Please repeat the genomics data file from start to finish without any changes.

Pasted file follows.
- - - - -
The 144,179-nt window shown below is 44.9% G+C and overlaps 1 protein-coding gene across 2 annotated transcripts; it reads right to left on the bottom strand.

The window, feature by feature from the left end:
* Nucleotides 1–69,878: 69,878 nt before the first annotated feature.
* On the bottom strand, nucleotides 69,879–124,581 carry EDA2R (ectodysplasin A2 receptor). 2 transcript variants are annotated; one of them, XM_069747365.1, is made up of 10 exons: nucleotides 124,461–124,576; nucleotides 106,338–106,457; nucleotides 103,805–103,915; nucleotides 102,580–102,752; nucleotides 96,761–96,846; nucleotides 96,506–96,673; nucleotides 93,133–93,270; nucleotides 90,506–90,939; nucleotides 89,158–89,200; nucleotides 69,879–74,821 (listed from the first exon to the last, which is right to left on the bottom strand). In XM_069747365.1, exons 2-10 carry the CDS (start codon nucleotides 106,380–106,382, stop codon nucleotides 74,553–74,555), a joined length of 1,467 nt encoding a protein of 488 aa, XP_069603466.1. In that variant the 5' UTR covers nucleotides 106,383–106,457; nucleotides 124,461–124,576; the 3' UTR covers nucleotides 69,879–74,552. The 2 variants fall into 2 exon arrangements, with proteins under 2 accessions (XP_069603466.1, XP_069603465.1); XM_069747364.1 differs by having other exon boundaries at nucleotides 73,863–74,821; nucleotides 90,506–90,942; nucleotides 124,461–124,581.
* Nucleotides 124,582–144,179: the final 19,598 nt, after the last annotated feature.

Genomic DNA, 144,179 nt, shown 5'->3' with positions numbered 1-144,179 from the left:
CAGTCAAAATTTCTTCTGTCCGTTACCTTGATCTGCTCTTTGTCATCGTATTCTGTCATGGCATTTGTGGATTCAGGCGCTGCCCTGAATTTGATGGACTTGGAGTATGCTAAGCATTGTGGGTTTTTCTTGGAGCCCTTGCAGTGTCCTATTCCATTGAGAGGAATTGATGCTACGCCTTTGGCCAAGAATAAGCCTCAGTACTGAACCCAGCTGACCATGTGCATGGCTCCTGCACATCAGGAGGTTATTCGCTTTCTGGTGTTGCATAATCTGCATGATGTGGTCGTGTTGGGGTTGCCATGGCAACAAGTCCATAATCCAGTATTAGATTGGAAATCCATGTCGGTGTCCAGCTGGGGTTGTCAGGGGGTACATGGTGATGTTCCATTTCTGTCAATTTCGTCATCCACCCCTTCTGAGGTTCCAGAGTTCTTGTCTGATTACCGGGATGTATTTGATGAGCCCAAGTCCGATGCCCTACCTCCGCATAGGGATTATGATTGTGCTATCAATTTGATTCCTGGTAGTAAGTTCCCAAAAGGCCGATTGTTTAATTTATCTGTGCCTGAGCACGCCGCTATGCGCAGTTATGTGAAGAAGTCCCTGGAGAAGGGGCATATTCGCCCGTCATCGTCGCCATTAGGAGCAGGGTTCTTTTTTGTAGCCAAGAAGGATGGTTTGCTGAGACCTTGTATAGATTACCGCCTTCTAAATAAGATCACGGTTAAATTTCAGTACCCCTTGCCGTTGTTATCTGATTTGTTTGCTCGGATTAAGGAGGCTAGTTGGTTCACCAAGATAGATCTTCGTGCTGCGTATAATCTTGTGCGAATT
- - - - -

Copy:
The 144,179-nt window shown below is 44.9% G+C and overlaps 1 protein-coding gene across 2 annotated transcripts; it reads right to left on the bottom strand.

The window, feature by feature from the left end:
* Nucleotides 1–69,878: 69,878 nt before the first annotated feature.
* On the bottom strand, nucleotides 69,879–124,581 carry EDA2R (ectodysplasin A2 receptor). 2 transcript variants are annotated; one of them, XM_069747365.1, is made up of 10 exons: nucleotides 124,461–124,576; nucleotides 106,338–106,457; nucleotides 103,805–103,915; nucleotides 102,580–102,752; nucleotides 96,761–96,846; nucleotides 96,506–96,673; nucleotides 93,133–93,270; nucleotides 90,506–90,939; nucleotides 89,158–89,200; nucleotides 69,879–74,821 (listed from the first exon to the last, which is right to left on the bottom strand). In XM_069747365.1, exons 2-10 carry the CDS (start codon nucleotides 106,380–106,382, stop codon nucleotides 74,553–74,555), a joined length of 1,467 nt encoding a protein of 488 aa, XP_069603466.1. In that variant the 5' UTR covers nucleotides 106,383–106,457; nucleotides 124,461–124,576; the 3' UTR covers nucleotides 69,879–74,552. The 2 variants fall into 2 exon arrangements, with proteins under 2 accessions (XP_069603466.1, XP_069603465.1); XM_069747364.1 differs by having other exon boundaries at nucleotides 73,863–74,821; nucleotides 90,506–90,942; nucleotides 124,461–124,581.
* Nucleotides 124,582–144,179: the final 19,598 nt, after the last annotated feature.

Genomic DNA, 144,179 nt, shown 5'->3' with positions numbered 1-144,179 from the left:
CAGTCAAAATTTCTTCTGTCCGTTACCTTGATCTGCTCTTTGTCATCGTATTCTGTCATGGCATTTGTGGATTCAGGCGCTGCCCTGAATTTGATGGACTTGGAGTATGCTAAGCATTGTGGGTTTTTCTTGGAGCCCTTGCAGTGTCCTATTCCATTGAGAGGAATTGATGCTACGCCTTTGGCCAAGAATAAGCCTCAGTACTGAACCCAGCTGACCATGTGCATGGCTCCTGCACATCAGGAGGTTATTCGCTTTCTGGTGTTGCATAATCTGCATGATGTGGTCGTGTTGGGGTTGCCATGGCAACAAGTCCATAATCCAGTATTAGATTGGAAATCCATGTCGGTGTCCAGCTGGGGTTGTCAGGGGGTACATGGTGATGTTCCATTTCTGTCAATTTCGTCATCCACCCCTTCTGAGGTTCCAGAGTTCTTGTCTGATTACCGGGATGTATTTGATGAGCCCAAGTCCGATGCCCTACCTCCGCATAGGGATTATGATTGTGCTATCAATTTGATTCCTGGTAGTAAGTTCCCAAAAGGCCGATTGTTTAATTTATCTGTGCCTGAGCACGCCGCTATGCGCAGTTATGTGAAGAAGTCCCTGGAGAAGGGGCATATTCGCCCGTCATCGTCGCCATTAGGAGCAGGGTTCTTTTTTGTAGCCAAGAAGGATGGTTTGCTGAGACCTTGTATAGATTACCGCCTTCTAAATAAGATCACGGTTAAATTTCAGTACCCCTTGCCGTTGTTATCTGATTTGTTTGCTCGGATTAAGGAGGCTAGTTGGTTCACCAAGATAGATCTTCGTGCTGCGTATAATCTTGTGCGAATT